Reporting by PMOI/MEK
Iran, March 19, 2021—On Wednesday, the Organization of Iranian American Communities (OIAC) held an online conference in anticipation of this weekend’s Nowruz celebration marking the start of the year 1400 on the Persian calendar. The event also featured a video message from Maryam Rajavi, the president-elect of the National Council of Resistance of Iran (NCRI) and speeches by current and former members of the U.S. Senate. The event highlighted support for the Iranian people and their Resistance movement among American lawmakers.
The general tone of the conference, echoed by all speakers, was the need to stand alongside the people of Iran and their resistance movement and to hold the regime to account for its human rights violations, its terrorism, ballistic missiles and nuclear weapons program, and other malign behavior.
Senator Robert Menendez, the Democratic chairman of the Foreign Affairs Committee, said that U.S. lawmakers and Iranian activists “remain united” against the Iranian regime’s attacks on its own people. Ted Cruz, the Republican Senator from Texas, connected the Iranian people’s interests to those of the Western world. “We will not be safe until the regime has fallen,” Cruz declared.
Senator Ben Cardin highlighted the Magnitsky Act as a potential tool for sanctions that are more specifically targeted to human rights abuses. Several speakers emphasized the need to keep sanctions in place to continue weakening the Iranian regime.
Senator John Cornyn said, “As the mullah’s regime in Iran continues to exert their iron will, we must hold them accountable by sustaining our sanctions against the regime.”
Senator Jeanne Shaheen highlighted the regime’s increased use of censorship and repression to subdue the Iranian population and stressed, “The U.S foreign policy must draw a contrast with these actions.”
Senator John Boozman, “I’m startled by the rising number of human rights violations in Iran. And I continue to believe that preventing the regime from developing a nuclear weapons program is critical… we must hold the regime accountable.”
The need to hold Iran’s regime to account
The sentiment at Wednesday’s conference has been implicitly and explicitly echoed by different officials and authorities in the past few weeks. While some states and politicians might refrain from expressing the need of a firm policy toward the Iranian regime, most agree that Tehran’s malign activities are posing a direct threat to global security and universal values.
On March 17, Canada’s ministers of foreign affairs and transport issued a statement on the anniversary of the Ukrainian passenger plane downed by the Revolutionary Guards (IRGC), in which they stressed, “We reiterate Canada’s commitment to seeking answers and justice by holding Iran accountable and by ensuring it takes full responsibility and makes full reparations for the harm caused to the families and loved ones of the victims of Flight PS752.”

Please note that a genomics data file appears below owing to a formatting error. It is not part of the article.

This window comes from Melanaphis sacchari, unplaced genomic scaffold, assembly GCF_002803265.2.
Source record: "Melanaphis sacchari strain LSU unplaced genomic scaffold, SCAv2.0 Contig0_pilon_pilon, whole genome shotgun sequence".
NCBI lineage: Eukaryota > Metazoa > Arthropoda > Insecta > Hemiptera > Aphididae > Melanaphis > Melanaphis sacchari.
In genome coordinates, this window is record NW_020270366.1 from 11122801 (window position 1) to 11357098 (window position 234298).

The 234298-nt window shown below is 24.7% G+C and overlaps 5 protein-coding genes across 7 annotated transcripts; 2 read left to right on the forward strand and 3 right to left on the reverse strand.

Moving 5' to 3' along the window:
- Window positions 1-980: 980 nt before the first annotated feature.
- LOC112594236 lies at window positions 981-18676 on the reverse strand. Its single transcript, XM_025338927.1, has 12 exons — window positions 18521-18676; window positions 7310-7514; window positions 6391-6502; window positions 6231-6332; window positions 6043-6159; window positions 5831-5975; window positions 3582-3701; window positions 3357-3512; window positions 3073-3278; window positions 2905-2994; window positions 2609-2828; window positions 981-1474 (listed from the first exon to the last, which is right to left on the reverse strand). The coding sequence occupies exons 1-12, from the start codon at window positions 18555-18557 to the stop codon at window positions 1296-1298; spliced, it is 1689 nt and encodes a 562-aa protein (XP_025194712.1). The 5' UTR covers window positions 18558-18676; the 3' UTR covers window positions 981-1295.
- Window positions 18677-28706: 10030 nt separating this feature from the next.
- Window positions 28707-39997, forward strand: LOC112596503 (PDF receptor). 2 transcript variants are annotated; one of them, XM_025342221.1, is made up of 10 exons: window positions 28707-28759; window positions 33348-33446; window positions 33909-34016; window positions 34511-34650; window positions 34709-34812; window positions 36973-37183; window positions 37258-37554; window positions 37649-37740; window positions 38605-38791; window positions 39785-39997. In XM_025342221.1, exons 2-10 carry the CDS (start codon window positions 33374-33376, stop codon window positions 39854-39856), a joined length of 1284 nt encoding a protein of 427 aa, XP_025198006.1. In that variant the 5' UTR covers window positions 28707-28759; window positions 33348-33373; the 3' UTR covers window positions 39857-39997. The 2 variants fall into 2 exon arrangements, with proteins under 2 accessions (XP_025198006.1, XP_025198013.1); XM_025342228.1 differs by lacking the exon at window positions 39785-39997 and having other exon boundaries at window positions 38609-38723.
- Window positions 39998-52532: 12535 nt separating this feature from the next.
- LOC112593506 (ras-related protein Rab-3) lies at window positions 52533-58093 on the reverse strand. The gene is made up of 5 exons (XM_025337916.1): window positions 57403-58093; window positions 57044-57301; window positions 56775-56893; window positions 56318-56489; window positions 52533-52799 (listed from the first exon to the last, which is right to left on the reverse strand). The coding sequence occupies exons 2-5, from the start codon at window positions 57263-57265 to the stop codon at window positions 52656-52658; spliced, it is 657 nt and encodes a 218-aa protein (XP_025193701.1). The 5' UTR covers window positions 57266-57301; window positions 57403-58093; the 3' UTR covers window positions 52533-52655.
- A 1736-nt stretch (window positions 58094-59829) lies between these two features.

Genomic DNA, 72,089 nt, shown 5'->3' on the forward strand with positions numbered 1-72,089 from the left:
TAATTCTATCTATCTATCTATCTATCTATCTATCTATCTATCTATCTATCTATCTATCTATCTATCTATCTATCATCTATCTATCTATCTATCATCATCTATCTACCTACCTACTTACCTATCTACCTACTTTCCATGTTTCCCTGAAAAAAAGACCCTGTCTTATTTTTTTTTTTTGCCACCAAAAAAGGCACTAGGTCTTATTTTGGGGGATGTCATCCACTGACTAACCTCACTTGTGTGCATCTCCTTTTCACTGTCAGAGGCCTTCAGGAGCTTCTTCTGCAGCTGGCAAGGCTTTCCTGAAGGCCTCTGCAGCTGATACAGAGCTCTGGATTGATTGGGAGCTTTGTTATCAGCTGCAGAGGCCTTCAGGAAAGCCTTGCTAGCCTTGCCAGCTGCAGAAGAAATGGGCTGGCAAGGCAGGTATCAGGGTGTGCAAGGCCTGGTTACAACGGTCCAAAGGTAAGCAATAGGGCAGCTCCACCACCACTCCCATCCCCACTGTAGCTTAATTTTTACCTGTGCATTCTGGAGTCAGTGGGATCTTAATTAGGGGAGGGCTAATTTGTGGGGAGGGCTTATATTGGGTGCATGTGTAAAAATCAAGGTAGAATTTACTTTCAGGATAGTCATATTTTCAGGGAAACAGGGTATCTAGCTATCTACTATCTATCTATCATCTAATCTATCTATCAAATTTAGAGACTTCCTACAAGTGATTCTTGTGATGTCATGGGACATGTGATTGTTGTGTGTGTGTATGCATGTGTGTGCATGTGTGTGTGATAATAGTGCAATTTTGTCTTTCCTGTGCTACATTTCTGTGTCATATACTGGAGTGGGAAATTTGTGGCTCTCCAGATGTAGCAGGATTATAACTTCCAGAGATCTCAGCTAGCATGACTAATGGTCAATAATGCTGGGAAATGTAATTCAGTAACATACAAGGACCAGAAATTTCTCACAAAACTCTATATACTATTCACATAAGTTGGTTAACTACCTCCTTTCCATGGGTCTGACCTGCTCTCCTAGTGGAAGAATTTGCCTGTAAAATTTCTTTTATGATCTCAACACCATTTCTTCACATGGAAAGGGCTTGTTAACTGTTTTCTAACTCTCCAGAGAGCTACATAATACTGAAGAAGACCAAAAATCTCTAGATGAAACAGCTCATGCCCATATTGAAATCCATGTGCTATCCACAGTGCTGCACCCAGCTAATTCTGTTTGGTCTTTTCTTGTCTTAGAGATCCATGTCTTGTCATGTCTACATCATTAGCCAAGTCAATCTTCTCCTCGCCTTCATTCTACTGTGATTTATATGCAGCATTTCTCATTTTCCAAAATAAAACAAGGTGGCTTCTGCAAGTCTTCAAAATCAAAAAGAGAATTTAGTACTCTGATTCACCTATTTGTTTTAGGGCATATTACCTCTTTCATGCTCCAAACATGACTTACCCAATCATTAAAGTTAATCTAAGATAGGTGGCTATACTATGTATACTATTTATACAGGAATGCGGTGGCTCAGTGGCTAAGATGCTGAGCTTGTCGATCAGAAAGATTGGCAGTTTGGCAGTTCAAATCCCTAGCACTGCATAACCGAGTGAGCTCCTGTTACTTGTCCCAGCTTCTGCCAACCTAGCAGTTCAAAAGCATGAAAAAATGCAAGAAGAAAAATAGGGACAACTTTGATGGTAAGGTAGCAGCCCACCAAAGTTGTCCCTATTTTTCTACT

The statement comes on the heels of another joint statement by the United Kingdom, Canada, Sweden, and Ukraine at the 46th session of the UN Human Rights Council, which raised concern over the regime’s lack transparency and accountability on the Flight PS752 tragedy. “In February, Special Rapporteurs Callamard and Rehman released a letter sent to the government of Iran, which outlined a number of very serious allegations. Chief amongst their concerns is that the right to life of the 176 passengers and crew members was violated. It is our understanding that Iran has not responded to this letter,” the statement reads in part. “Iran’s alleged violation of these human rights obligations is extremely troubling. This is compounded by allegations of entirely unacceptable harassment and threats made against family members of some of the victims.”
Meanwhile, the International Atomic Energy Agency is sounding the alarms on Tehran’s uranium enrichment activities. Earlier this week, Rafael Grossi, the Director General of the IAEA, raised concern about the Iranian regime neglecting its commitments under the 2015 nuclear agreement, including operating a cascade of advanced centrifuges at an underground site and the use of the advanced centrifuges in the Natanz facility.
And British Foreign Secretary Dominic Raab said that Iran’s nuclear program is one of his primary concerns. “We must never see Iran get a nuclear weapon,” Raab said.
Similar statements have been made by politicians from other countries.
The growing concern about the malign activities of Iran’s regime once again underlines an undeniable truth: The mullahs’ hostility toward the international community, global peace, and universal norms and values stems from the nature of their fascistic and tyrannical beliefs. And no matter how the political lineup changes across the world, no matter how many concessions this regime is given, and no matter who sits on the seat of presidency in Tehran, terrorism and human rights abuses will remain part and parcel of the regime’s domestic and foreign policy.
This reality, which as been proven time and again in the past four decades, warrants a firm policy toward Iran, one that embraces the aspirations of the Iranian people for regime change.
As Mrs. Rajavi said in her message to Wednesday’s conference, “Any concessions to this regime or silence towards its crimes, will only embolden it to increase its threats more than ever before. The only option is for the international community to show maximum resolve against this regime and to support the Iranian people in bringing down the regime and establishing a democratic government in Iran.”